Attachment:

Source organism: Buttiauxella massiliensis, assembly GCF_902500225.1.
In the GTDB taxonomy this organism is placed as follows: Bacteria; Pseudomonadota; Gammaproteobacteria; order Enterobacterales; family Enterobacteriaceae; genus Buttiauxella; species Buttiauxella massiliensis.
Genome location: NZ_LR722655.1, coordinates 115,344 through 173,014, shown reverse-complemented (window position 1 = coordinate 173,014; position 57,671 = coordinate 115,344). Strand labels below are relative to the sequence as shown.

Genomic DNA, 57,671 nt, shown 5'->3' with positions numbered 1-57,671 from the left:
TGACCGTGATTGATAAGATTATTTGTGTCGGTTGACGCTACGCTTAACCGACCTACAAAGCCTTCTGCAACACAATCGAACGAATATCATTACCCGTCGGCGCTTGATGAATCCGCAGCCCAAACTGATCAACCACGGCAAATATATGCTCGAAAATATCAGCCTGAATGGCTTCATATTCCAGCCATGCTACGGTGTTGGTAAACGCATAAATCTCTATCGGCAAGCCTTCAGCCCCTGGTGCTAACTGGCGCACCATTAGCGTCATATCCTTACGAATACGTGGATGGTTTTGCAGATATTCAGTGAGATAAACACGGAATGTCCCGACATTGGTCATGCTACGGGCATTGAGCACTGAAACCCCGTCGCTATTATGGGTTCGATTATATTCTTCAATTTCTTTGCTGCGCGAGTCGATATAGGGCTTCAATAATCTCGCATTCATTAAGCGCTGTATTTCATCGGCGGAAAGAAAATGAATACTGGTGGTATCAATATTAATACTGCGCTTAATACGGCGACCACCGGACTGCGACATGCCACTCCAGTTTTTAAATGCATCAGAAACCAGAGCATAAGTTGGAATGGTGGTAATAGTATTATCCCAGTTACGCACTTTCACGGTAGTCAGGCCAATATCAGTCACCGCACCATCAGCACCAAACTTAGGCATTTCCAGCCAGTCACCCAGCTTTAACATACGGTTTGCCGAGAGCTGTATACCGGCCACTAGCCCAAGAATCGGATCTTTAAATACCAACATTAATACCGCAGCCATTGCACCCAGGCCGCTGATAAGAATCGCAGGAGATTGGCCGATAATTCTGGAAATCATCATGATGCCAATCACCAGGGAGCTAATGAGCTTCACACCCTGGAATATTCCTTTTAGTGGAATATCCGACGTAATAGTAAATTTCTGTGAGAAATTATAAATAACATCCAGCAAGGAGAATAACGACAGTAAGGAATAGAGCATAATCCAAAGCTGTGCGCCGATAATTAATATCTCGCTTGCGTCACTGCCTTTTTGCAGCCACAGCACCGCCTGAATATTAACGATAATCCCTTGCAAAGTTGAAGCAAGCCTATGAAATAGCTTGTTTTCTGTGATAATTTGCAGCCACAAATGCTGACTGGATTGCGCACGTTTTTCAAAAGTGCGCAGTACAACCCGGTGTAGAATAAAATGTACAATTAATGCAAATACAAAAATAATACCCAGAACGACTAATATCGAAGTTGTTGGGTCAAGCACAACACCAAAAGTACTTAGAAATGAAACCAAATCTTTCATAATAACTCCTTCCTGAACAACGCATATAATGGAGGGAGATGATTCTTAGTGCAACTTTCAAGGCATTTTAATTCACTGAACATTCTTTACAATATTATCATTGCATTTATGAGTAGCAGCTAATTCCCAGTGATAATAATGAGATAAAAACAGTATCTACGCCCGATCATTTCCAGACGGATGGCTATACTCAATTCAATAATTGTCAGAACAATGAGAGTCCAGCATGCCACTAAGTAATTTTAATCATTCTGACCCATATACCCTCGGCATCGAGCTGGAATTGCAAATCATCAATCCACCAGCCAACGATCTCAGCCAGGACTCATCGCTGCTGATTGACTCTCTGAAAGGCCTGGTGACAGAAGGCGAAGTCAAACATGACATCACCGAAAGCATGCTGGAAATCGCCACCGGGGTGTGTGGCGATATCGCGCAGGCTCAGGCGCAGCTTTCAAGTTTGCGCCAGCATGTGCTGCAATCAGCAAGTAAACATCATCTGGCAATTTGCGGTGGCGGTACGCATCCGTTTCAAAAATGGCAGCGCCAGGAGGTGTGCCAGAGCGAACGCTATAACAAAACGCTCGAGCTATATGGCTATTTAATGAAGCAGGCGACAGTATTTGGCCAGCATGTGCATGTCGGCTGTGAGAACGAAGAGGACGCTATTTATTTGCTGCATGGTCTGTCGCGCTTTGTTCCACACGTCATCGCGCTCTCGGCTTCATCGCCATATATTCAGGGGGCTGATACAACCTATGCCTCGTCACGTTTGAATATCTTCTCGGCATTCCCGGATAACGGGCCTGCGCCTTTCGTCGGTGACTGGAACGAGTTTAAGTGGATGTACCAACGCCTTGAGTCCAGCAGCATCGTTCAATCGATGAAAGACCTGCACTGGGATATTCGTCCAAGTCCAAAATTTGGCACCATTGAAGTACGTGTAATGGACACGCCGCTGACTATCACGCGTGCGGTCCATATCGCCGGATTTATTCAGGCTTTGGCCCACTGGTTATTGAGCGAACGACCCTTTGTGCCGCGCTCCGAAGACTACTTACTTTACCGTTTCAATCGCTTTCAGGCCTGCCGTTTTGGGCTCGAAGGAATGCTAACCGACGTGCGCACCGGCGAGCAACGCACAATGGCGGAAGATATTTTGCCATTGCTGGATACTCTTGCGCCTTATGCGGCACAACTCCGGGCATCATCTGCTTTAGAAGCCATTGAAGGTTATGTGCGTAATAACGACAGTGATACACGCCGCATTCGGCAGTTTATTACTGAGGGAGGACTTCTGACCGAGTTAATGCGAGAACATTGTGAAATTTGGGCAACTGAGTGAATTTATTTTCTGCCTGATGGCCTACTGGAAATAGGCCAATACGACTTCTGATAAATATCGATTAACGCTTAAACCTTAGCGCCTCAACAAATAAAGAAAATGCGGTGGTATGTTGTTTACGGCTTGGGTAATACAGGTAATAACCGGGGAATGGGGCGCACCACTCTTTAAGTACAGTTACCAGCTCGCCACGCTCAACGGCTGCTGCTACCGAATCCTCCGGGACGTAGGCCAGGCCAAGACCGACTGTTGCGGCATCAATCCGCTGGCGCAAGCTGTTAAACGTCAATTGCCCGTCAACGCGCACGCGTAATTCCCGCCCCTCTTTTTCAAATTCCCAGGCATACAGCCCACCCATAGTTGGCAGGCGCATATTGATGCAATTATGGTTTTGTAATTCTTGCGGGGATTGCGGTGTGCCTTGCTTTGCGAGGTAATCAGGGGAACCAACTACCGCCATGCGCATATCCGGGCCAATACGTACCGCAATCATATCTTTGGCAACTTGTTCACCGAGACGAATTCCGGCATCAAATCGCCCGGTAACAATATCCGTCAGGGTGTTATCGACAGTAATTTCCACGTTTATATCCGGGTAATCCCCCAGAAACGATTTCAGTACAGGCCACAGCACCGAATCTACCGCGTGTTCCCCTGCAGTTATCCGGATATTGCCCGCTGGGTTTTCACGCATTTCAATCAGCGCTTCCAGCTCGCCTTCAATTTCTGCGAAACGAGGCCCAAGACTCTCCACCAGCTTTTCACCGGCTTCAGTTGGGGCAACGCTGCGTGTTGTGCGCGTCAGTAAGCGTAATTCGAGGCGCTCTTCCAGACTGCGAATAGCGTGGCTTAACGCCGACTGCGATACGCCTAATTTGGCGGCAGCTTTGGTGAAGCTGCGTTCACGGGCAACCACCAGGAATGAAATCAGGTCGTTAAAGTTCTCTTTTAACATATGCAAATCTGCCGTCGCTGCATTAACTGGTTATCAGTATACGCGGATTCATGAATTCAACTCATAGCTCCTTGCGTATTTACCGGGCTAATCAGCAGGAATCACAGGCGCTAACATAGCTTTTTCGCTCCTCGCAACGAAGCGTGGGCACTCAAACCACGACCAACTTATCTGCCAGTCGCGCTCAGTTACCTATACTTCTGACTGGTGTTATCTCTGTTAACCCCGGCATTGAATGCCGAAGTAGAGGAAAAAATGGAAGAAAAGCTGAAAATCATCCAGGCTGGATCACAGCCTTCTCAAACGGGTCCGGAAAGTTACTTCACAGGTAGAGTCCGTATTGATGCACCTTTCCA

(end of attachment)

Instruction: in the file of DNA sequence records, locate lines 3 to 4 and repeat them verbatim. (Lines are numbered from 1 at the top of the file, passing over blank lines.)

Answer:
Genome location: NZ_LR722655.1, coordinates 115,344 through 173,014, shown reverse-complemented (window position 1 = coordinate 173,014; position 57,671 = coordinate 115,344). Strand labels below are relative to the sequence as shown.

Genomic DNA, 57,671 nt, shown 5'->3' with positions numbered 1-57,671 from the left: